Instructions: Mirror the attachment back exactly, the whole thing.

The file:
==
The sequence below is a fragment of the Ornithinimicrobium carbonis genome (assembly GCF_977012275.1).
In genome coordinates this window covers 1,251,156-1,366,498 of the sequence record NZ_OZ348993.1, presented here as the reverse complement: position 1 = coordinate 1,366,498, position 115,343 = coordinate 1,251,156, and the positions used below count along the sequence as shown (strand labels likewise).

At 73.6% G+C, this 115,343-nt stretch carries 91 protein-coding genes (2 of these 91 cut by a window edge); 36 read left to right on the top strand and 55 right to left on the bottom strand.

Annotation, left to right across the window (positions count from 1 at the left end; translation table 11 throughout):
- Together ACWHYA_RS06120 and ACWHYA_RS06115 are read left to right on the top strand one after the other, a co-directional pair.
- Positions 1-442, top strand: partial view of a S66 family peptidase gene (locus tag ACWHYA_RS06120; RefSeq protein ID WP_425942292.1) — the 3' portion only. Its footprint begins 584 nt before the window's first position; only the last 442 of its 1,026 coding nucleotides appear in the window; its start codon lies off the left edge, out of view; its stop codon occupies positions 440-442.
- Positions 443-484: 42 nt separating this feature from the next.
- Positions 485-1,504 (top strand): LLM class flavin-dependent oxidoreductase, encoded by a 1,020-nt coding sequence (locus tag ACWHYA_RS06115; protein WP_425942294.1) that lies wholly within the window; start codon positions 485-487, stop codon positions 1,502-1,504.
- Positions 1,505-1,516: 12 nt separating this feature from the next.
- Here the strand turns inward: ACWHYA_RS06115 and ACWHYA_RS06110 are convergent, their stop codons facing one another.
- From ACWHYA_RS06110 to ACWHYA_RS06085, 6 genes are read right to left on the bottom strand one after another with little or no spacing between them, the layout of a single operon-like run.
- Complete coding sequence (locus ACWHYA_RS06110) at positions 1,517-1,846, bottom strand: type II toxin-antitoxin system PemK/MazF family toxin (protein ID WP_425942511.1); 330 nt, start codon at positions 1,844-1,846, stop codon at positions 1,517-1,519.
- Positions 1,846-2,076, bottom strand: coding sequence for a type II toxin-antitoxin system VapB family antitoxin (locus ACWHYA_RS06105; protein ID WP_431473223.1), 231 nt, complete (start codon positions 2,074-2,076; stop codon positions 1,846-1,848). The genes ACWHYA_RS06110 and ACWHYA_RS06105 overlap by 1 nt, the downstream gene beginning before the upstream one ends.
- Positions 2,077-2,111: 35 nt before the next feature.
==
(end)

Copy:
The sequence below is a fragment of the Ornithinimicrobium carbonis genome (assembly GCF_977012275.1).
In genome coordinates this window covers 1,251,156-1,366,498 of the sequence record NZ_OZ348993.1, presented here as the reverse complement: position 1 = coordinate 1,366,498, position 115,343 = coordinate 1,251,156, and the positions used below count along the sequence as shown (strand labels likewise).

At 73.6% G+C, this 115,343-nt stretch carries 91 protein-coding genes (2 of these 91 cut by a window edge); 36 read left to right on the top strand and 55 right to left on the bottom strand.

Annotation, left to right across the window (positions count from 1 at the left end; translation table 11 throughout):
- Together ACWHYA_RS06120 and ACWHYA_RS06115 are read left to right on the top strand one after the other, a co-directional pair.
- Positions 1-442, top strand: partial view of a S66 family peptidase gene (locus tag ACWHYA_RS06120; RefSeq protein ID WP_425942292.1) — the 3' portion only. Its footprint begins 584 nt before the window's first position; only the last 442 of its 1,026 coding nucleotides appear in the window; its start codon lies off the left edge, out of view; its stop codon occupies positions 440-442.
- Positions 443-484: 42 nt separating this feature from the next.
- Positions 485-1,504 (top strand): LLM class flavin-dependent oxidoreductase, encoded by a 1,020-nt coding sequence (locus tag ACWHYA_RS06115; protein WP_425942294.1) that lies wholly within the window; start codon positions 485-487, stop codon positions 1,502-1,504.
- Positions 1,505-1,516: 12 nt separating this feature from the next.
- Here the strand turns inward: ACWHYA_RS06115 and ACWHYA_RS06110 are convergent, their stop codons facing one another.
- From ACWHYA_RS06110 to ACWHYA_RS06085, 6 genes are read right to left on the bottom strand one after another with little or no spacing between them, the layout of a single operon-like run.
- Complete coding sequence (locus ACWHYA_RS06110) at positions 1,517-1,846, bottom strand: type II toxin-antitoxin system PemK/MazF family toxin (protein ID WP_425942511.1); 330 nt, start codon at positions 1,844-1,846, stop codon at positions 1,517-1,519.
- Positions 1,846-2,076, bottom strand: coding sequence for a type II toxin-antitoxin system VapB family antitoxin (locus ACWHYA_RS06105; protein ID WP_431473223.1), 231 nt, complete (start codon positions 2,074-2,076; stop codon positions 1,846-1,848). The genes ACWHYA_RS06110 and ACWHYA_RS06105 overlap by 1 nt, the downstream gene beginning before the upstream one ends.
- Positions 2,077-2,111: 35 nt before the next feature.